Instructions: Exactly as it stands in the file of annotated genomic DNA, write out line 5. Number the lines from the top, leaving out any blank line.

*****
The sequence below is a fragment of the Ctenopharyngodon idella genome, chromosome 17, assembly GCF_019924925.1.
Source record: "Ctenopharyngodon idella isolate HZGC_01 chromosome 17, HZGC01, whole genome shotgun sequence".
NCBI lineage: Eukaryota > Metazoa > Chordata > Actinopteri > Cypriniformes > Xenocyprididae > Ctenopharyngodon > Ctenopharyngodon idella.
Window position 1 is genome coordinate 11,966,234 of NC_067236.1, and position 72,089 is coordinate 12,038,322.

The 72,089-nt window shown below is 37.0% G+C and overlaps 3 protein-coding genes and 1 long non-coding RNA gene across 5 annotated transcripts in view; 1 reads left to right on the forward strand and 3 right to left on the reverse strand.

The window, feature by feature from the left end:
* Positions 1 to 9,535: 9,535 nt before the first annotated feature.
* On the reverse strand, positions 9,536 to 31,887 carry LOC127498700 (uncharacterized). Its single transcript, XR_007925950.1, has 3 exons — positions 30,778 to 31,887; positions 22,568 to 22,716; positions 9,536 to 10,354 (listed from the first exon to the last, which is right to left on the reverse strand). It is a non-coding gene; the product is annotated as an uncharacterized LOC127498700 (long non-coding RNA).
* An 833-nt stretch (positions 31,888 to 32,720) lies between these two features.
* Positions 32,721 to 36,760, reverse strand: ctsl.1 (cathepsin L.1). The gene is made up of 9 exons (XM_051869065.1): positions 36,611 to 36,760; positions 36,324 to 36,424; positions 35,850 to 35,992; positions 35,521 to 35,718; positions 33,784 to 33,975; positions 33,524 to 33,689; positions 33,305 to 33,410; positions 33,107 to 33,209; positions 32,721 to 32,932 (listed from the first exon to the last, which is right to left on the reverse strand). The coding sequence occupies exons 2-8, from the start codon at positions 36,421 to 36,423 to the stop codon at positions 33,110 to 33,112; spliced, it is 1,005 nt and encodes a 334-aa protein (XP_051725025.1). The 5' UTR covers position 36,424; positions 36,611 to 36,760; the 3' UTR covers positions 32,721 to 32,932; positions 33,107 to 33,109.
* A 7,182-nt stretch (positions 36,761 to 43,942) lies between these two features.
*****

The 72,089-nt window shown below is 37.0% G+C and overlaps 3 protein-coding genes and 1 long non-coding RNA gene across 5 annotated transcripts in view; 1 reads left to right on the forward strand and 3 right to left on the reverse strand.